the myth of how hard it is to sail and why it might be easer

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chriswrightlaser
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Joined: Mon Jul 28, 2008 9:24 pm

the myth of how hard it is to sail and why it might be easer

Postby chriswrightlaser » Tue Aug 06, 2013 7:39 am

We had chat at the Rutland open about how easy it was to sail the Mustoskiff compared to sailing a laser 1, after three long races in a force 3 to 4 in the Musto and not hurting or feeling tired and also after going for a blast around after race 3 as it was warm and sunny in a nice force 3 with club racing still on for an extra half hour as well,
I Started by saying
“ I get slightly embarrassed when I say to people that I had to move from the laser because of old age as its easer to sail the mps, it’s the look they give you like you have one too many pints to drink“, he replied you are so right, if I was sailing my laser today I would be tired now and hurting instead of feeling fine.
The myth is that it’s hard to sail the mps, but its only like staring a new job it’s as easy as you make it, the hard part is to grasp why it’s hard to sail. If you help people to sail the boat you soon find out why it’s hard,
1 words only help if you read between the lines
2 advice only works with hands on guidance
3 Its very very hard to learn in private and takes 10 times the effort of having help.
words only help if you read between the lines, that a good one,
” keep the boat flat in the tack and keep the speed on”,

sounds easy very simple but the brain has a self-defence device in it that fights that one, unless some talks you through that one it’s a good few weeks swimming, or years, flat by the way means 10deg to windward by the average standard sailor, if you follow them they are saying they are flat but are 10deg from flat, if you ask them to sail 10deg to windward then they are flat and upright, it was the same for me and every other mps sailor at the start we just hated the feeling of flat your brain tell you it’s wrong but you have to fight it with the help of someone following you shouting at you, your choice, two days with help or months on your own, so the word flat is ten deg to windward for most people untill they have been helped at an MPS traning day.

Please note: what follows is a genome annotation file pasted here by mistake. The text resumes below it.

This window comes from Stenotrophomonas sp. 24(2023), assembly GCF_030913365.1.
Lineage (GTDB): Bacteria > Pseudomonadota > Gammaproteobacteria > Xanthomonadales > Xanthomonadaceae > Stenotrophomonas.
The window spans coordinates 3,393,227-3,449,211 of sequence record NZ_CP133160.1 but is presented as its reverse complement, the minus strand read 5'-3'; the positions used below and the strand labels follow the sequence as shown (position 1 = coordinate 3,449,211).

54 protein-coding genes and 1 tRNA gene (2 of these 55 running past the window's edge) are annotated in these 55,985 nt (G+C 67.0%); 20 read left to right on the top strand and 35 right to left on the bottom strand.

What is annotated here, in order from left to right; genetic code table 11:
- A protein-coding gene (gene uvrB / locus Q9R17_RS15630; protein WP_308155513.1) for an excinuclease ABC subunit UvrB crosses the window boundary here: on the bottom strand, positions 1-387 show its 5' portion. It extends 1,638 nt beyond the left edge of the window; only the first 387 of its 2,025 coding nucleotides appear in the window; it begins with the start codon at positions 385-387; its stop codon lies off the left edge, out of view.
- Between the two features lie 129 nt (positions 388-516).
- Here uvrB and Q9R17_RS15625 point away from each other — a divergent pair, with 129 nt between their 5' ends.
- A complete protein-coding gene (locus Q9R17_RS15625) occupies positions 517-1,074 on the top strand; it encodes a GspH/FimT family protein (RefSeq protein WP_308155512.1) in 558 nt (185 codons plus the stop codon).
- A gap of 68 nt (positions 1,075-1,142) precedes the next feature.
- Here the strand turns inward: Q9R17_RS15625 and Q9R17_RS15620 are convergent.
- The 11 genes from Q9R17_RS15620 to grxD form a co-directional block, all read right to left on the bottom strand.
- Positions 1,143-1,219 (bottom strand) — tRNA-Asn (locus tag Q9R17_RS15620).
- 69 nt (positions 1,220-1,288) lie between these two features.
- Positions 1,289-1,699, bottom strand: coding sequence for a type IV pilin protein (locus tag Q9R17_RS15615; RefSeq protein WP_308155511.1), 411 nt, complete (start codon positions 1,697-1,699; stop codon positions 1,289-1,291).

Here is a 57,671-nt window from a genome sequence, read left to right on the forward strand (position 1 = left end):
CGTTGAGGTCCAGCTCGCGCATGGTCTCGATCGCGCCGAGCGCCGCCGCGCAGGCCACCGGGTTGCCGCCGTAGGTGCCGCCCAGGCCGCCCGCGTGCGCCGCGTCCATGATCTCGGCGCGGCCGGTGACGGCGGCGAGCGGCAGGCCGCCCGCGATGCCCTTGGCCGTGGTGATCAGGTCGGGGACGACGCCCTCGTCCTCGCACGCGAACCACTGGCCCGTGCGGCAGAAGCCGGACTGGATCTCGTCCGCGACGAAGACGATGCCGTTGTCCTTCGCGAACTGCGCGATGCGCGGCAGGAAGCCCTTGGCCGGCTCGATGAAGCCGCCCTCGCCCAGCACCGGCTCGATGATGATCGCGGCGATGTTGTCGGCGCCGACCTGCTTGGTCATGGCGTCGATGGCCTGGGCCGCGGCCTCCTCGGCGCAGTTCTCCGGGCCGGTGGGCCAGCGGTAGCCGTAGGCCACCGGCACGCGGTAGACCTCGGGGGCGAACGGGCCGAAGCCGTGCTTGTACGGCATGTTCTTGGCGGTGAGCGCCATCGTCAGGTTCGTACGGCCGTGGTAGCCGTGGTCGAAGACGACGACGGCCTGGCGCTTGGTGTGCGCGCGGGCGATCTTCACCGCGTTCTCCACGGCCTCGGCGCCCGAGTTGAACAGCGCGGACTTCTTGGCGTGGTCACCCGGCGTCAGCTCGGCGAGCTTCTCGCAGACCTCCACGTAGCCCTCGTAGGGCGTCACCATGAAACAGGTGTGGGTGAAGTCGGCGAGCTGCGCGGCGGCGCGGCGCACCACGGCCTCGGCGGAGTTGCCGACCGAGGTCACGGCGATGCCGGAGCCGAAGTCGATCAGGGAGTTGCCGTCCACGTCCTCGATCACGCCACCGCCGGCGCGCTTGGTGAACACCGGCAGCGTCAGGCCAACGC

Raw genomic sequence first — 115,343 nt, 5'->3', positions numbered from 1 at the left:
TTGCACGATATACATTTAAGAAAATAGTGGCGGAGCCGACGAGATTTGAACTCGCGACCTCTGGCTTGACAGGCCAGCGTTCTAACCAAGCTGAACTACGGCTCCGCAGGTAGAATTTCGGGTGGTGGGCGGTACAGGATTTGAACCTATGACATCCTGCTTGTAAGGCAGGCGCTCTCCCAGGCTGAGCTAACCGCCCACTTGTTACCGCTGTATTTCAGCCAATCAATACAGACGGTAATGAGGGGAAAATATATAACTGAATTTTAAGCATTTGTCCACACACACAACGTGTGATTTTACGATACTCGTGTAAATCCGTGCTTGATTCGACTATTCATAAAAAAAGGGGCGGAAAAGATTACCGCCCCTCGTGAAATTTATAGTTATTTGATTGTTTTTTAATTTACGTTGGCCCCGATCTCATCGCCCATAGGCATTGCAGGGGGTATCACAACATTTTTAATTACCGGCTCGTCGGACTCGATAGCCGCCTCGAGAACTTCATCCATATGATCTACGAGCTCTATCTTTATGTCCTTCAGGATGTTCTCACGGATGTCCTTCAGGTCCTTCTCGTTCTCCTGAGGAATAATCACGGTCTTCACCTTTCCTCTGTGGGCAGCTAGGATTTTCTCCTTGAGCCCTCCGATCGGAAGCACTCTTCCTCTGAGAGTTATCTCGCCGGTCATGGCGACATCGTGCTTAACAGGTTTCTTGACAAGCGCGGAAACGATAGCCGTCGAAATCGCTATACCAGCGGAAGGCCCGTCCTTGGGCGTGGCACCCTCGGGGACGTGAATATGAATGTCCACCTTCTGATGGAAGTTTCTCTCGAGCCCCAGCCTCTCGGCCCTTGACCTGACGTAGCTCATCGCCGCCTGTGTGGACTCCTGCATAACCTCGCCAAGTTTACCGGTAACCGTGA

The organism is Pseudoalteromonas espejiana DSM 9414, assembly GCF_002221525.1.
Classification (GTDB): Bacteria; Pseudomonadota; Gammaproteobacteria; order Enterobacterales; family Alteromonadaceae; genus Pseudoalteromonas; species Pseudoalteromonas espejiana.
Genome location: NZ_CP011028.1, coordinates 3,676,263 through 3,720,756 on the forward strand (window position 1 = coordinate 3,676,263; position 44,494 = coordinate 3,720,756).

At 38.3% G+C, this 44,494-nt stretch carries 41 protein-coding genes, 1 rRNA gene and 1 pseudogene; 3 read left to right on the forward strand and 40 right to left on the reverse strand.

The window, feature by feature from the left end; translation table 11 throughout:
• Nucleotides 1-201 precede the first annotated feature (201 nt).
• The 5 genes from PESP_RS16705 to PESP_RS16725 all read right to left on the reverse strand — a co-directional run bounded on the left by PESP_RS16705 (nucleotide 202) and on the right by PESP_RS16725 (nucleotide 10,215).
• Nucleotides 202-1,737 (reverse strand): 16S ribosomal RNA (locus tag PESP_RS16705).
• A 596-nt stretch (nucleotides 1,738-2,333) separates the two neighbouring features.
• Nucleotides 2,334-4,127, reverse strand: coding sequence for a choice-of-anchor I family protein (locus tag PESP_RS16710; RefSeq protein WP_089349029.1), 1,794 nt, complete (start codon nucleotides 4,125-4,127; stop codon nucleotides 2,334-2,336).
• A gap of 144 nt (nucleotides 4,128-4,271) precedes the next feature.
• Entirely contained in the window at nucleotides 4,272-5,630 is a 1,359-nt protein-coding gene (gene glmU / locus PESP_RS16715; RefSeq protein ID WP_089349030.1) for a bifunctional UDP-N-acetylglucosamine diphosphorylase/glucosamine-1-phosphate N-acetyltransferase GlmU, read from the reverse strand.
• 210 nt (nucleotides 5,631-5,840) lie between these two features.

so define flat ,is hard to know for the first go, take flat as 10deg to windward might work well.

The tack

The answer is a catch 22 , you have to move your weight in as you steer into the wind, your brain will fight you on that one, you need confidence to do that so the boat tips slightly to windward as you get your weight in as your brain thinks the boat will fall on top of you if you head up, so you fail to steer into the wind quick enough as you come in ,the boat tips 10 deg as you are now overpowers and the hull shape stops you head to wind, game over .With someone shouting at you in real time you master that in no time, flat in, keep flat, let the main right out, tip the windward rack in reach away.